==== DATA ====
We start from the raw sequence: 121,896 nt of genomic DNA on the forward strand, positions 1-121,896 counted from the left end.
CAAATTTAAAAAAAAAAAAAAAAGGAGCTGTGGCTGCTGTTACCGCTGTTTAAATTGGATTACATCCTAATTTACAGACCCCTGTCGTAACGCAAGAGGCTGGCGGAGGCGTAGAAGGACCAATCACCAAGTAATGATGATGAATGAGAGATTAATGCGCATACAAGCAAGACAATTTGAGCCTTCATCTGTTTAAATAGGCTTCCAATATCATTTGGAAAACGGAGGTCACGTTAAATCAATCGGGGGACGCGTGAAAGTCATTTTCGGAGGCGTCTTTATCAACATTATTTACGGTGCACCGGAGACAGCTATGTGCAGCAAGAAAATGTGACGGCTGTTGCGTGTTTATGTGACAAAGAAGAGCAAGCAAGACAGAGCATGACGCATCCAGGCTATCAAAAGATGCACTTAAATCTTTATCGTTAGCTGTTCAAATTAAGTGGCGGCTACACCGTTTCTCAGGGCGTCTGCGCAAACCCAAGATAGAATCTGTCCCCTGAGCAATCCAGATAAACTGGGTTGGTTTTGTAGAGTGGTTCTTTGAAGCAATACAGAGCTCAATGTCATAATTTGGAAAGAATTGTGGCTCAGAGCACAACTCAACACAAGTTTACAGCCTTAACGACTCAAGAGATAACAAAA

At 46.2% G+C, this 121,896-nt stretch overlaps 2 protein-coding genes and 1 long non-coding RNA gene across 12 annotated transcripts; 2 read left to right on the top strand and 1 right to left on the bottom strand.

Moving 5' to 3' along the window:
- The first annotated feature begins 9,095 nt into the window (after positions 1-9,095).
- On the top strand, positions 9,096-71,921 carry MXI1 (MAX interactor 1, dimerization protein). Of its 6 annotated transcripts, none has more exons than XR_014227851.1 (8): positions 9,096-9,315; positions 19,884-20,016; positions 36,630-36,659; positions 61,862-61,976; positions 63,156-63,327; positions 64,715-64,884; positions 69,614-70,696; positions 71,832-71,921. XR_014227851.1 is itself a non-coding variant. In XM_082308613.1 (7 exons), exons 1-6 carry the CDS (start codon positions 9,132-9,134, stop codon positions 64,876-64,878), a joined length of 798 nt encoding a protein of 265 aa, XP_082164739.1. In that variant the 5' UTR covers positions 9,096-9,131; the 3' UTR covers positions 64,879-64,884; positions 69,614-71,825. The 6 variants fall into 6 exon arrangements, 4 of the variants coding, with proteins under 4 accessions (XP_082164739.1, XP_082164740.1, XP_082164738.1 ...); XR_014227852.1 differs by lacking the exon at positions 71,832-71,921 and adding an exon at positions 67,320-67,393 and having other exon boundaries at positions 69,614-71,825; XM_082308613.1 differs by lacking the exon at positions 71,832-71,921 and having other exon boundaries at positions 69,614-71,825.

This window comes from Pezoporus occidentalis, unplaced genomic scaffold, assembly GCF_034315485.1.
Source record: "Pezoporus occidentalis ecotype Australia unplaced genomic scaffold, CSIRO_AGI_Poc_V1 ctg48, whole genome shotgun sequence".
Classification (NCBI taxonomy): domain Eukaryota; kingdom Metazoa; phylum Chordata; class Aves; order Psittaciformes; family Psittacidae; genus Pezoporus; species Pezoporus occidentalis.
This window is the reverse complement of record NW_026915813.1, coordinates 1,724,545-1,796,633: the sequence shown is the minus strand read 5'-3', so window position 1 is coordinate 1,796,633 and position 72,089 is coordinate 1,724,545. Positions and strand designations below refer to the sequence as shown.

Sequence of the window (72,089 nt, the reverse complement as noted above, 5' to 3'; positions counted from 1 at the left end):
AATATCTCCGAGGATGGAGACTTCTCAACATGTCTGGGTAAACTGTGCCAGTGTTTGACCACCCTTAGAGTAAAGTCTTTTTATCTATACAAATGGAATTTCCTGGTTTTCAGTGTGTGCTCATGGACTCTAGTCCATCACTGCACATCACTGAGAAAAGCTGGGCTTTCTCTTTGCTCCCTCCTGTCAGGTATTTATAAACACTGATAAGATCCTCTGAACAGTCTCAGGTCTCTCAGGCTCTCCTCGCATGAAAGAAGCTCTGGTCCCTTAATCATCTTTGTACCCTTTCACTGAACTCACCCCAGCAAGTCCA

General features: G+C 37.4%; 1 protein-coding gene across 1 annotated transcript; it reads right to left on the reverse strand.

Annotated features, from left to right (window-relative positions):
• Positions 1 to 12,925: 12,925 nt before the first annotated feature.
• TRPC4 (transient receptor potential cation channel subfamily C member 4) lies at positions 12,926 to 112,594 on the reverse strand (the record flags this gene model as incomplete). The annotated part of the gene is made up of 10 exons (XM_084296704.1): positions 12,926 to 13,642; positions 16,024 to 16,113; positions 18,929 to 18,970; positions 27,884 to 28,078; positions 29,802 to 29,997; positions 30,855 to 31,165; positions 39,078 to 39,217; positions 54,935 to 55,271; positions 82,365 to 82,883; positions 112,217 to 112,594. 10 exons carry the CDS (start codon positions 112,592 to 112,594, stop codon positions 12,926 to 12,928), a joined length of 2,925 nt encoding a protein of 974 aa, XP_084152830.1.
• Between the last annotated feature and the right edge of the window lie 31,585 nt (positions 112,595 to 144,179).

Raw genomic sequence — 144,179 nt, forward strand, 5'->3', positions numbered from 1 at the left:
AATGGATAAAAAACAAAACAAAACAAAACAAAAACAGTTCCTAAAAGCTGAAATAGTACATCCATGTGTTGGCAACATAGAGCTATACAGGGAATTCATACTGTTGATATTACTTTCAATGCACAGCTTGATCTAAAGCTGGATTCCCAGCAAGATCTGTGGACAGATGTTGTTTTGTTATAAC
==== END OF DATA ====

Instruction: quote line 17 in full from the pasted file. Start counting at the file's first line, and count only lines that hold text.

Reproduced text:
• Between the last annotated feature and the right edge of the window lie 31,585 nt (positions 112,595 to 144,179).